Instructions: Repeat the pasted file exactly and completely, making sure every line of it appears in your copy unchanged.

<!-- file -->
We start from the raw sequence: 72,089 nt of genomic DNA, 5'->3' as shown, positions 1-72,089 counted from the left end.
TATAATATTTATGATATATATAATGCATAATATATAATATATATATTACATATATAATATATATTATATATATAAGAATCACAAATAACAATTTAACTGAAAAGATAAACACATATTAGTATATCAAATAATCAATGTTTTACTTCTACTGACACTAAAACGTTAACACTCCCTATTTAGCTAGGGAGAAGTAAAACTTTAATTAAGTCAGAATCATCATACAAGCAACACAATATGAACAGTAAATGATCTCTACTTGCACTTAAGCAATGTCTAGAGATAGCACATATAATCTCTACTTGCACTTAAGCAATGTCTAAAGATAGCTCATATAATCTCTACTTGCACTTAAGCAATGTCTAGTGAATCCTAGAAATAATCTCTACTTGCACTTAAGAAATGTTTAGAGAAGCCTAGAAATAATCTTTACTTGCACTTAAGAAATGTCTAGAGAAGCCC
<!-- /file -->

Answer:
We start from the raw sequence: 72,089 nt of genomic DNA, 5'->3' as shown, positions 1-72,089 counted from the left end.
TATAATATTTATGATATATATAATGCATAATATATAATATATATATTACATATATAATATATATTATATATATAAGAATCACAAATAACAATTTAACTGAAAAGATAAACACATATTAGTATATCAAATAATCAATGTTTTACTTCTACTGACACTAAAACGTTAACACTCCCTATTTAGCTAGGGAGAAGTAAAACTTTAATTAAGTCAGAATCATCATACAAGCAACACAATATGAACAGTAAATGATCTCTACTTGCACTTAAGCAATGTCTAGAGATAGCACATATAATCTCTACTTGCACTTAAGCAATGTCTAAAGATAGCTCATATAATCTCTACTTGCACTTAAGCAATGTCTAGTGAATCCTAGAAATAATCTCTACTTGCACTTAAGAAATGTTTAGAGAAGCCTAGAAATAATCTTTACTTGCACTTAAGAAATGTCTAGAGAAGCCC